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Headshot London Photographers - Articles: What To Wear For A Photo Shoot

Sunday, 15 June 2014

What To Wear For A Photo Shoot

If you're going to have your photograph taken by a professional photographer, it stands to reason that you want the best possible outcome. You'll pay extra attention to your grooming - tidy hair, perfect make-up if you're a woman, shiny shoes. But what should you wear? And does it matter?

Actually, you'd be surprised by the difference your choice of clothing can make to the final result!

First considerations

What's the purpose of the photo shoot? What sort of picture are you hoping to achieve? How do you see yourself? These are the questions you'll need to discuss with your photographer when you're deciding what you're going to wear. It's important that both of you are on the same page, so to speak, and as a professional he or she will be able to give you good advice on the type of clothing which will enhance your result rather than detracting from it.
Carefully chosen clothing can be used to highlight and flatter the wearer and, on a more subtle level, tell the viewer of the picture something about you. However, it should in the majority of cases be unobtrusive—nothing's worse than a picture in which you see the clothes rather than the person, unless of course it's for a fashion shoot.

Professional hints and tips

Naturally, you need to choose clothes that you feel yourself in and that reflect the image you're trying to create. But there are some tricks and techniques with clothing that will enhance your picture—and there are definitely some garments and colours to be avoided.
·       Avoid super-bright colours and colour clashes.
·       Limit the number of colours in your outfit to three at most. This also applies to group portraits, for the whole group.
·       Pick colours that are slightly subdued and which work together tonally.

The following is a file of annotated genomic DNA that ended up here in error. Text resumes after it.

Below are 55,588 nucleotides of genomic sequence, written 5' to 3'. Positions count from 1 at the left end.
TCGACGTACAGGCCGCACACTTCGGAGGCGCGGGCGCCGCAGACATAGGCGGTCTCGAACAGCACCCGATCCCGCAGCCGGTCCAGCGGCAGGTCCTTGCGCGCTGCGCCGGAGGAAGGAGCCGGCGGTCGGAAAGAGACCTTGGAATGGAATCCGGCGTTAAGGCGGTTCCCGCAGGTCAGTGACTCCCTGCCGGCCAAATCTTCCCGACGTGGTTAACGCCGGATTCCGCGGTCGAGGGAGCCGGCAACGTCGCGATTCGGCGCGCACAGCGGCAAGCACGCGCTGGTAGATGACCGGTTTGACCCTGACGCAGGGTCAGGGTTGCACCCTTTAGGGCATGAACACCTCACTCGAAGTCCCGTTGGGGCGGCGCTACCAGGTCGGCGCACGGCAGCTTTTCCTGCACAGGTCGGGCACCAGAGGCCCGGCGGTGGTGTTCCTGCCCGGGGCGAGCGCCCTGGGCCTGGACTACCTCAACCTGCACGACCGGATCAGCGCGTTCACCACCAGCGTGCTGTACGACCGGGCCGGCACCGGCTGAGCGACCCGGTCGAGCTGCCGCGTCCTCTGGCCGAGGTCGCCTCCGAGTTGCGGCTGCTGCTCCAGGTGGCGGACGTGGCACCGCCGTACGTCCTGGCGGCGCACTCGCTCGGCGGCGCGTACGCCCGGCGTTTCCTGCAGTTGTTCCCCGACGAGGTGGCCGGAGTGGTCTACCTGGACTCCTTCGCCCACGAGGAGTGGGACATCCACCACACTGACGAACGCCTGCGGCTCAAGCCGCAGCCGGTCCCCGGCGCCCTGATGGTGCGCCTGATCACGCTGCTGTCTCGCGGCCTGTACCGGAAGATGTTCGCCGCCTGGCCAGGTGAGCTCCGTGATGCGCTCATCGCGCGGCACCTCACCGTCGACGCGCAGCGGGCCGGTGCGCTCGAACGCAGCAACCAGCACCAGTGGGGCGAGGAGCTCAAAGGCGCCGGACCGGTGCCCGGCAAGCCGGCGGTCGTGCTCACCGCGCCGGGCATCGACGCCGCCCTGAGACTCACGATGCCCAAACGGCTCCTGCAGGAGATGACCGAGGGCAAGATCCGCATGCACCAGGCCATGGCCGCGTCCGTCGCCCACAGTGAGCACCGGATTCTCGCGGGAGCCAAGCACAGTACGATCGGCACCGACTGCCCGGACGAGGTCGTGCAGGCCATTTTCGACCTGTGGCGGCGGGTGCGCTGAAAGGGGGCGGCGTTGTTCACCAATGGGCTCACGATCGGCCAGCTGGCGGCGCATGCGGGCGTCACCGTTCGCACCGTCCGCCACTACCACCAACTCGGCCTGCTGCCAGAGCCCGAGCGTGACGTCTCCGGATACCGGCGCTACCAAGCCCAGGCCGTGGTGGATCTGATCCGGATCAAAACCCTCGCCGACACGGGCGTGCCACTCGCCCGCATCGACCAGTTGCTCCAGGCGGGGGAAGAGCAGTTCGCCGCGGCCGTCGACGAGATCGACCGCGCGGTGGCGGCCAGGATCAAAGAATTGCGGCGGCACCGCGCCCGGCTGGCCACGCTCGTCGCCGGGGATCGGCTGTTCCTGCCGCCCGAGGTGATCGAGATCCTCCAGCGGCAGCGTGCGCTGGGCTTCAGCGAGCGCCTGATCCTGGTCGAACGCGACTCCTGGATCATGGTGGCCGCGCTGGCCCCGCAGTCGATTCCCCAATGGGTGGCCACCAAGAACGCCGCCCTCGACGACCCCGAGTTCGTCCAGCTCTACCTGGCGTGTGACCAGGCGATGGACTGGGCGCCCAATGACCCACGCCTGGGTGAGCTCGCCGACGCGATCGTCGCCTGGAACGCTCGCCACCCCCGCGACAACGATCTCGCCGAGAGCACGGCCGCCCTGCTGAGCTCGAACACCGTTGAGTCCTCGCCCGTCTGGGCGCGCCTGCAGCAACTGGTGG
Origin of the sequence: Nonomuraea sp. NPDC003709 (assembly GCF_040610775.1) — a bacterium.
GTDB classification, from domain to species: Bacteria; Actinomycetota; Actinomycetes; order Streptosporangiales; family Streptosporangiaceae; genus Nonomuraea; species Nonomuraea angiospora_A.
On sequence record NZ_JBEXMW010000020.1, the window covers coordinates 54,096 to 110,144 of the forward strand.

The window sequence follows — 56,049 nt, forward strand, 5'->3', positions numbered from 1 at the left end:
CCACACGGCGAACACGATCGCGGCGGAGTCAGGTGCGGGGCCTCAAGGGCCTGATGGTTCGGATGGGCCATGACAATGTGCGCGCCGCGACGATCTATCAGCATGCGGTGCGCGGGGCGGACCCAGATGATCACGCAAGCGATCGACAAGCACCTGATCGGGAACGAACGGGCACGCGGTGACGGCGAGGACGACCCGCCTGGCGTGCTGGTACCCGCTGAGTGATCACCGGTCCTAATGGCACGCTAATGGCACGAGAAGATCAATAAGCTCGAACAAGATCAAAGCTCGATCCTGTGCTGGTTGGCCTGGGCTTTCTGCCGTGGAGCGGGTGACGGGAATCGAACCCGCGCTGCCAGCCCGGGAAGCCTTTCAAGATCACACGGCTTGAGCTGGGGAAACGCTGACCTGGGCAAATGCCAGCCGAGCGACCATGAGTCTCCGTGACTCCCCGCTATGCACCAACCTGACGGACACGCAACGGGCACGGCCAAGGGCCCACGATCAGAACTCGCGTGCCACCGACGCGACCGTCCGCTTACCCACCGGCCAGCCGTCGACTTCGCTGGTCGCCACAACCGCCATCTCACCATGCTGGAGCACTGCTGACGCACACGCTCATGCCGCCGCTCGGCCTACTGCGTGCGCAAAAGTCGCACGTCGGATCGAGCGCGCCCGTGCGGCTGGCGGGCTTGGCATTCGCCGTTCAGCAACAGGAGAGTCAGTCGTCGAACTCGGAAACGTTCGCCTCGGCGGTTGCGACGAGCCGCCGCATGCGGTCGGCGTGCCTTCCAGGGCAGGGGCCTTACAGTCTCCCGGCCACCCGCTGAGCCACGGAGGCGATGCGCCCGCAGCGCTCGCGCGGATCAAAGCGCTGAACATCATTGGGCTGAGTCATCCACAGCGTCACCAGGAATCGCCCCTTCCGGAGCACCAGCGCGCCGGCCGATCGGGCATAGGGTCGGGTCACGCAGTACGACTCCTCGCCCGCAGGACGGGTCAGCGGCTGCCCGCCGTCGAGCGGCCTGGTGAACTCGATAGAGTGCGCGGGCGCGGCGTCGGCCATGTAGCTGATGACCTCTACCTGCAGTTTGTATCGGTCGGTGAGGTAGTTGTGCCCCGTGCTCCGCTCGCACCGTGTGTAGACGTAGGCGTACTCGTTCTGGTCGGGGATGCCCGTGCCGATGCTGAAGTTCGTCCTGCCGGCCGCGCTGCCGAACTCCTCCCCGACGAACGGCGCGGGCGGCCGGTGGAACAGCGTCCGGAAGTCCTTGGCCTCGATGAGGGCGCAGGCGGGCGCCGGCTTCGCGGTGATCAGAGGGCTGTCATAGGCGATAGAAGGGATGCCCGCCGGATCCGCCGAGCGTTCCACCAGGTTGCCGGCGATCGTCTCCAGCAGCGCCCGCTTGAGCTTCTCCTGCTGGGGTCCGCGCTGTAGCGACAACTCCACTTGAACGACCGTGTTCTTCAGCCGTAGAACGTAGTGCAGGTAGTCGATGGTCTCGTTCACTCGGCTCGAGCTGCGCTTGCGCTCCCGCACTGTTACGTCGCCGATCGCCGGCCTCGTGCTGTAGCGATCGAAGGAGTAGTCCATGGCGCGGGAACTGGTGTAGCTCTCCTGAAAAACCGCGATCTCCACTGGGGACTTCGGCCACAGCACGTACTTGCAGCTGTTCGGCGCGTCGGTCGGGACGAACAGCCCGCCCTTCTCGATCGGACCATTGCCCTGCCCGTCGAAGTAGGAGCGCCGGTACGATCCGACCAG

·       Keep your top and bottom fairly similar in colour and tone. A bright or light top with dark bottoms could make you appear top heavy, while a dark top with light bottoms may have the opposite effect. And either way, you'll appear bisected across the middle.
·       Avoid stripes and patterns—plain colour blocking will achieve a more harmonious result. Particularly in a group photo, if one person is wearing patterned clothing and the rest are wearing plain, that person will stick out like the proverbial sore thumb.
·       Avoid showing too much flesh—go for long trousers, knee-length or longer skirts and avoid sleeveless tops. Bare arms, in particular, compete for attention with your face.
·       Avoid footwear and socks in lighter shades than the rest of your outfit. White socks will be the first thing anyone notices in the picture if you wear them!
·       Don't have a haircut just a day or two before the shoot—it will probably look too severe.
·       Keep accessories and jewellery to a minimum.
·       Remember that pale colours are the least flattering to a fuller figure. Furthermore, bright red, orange and yellow can also make a person appear heavier.

Dressing for a group portrait

If you know in advance you're going to be part of a group portrait, it's worth discussing with the other sitters what you are all intending to wear. Although everyone wants to be themselves, co-ordinated dressing can result in a much more professional looking result. I'm not suggesting that everyone should wear the same outfits—far from it, as that would look somewhat creepy. However, choose a colour palette that everyone can follow, such as navy and black or shades of coffee and camel. Sometimes it can work well if you direct everyone to wear, say, jeans with a black top or chinos with a pale shirt.

 (c) Headshot London

Dressing children for a photograph

Small children have their own favourite clothes but that doesn't always mean they're suitable for a photograph. Your son may love his cartoon character T-shirt, while your daughter might insist on a dizzying mixture of bright patterns and pink accessories. However, if you want a picture that will look good for years to come, resist their entreaties and pick the clothes yourself.
The principles for dressing children are the same—muted colours, avoidance of bright patterns, and keep things simple. There is not so much choice of dark colours in children's clothes, but light can work well. Jeans, sneakers and a white t-shirt look great on boys and girls—or if your daughter favours a more feminine look, a simple sun dress in a plain colour can be charming.

At the end of the day, most of these tips are common sense. Skim through a family album when you've finished reading the list and you'll be able to pick out the outfits that work and the outfits that don't. See what a difference the clothes can make? Now, go and raid your wardrobe!

(c) Headshot London at 

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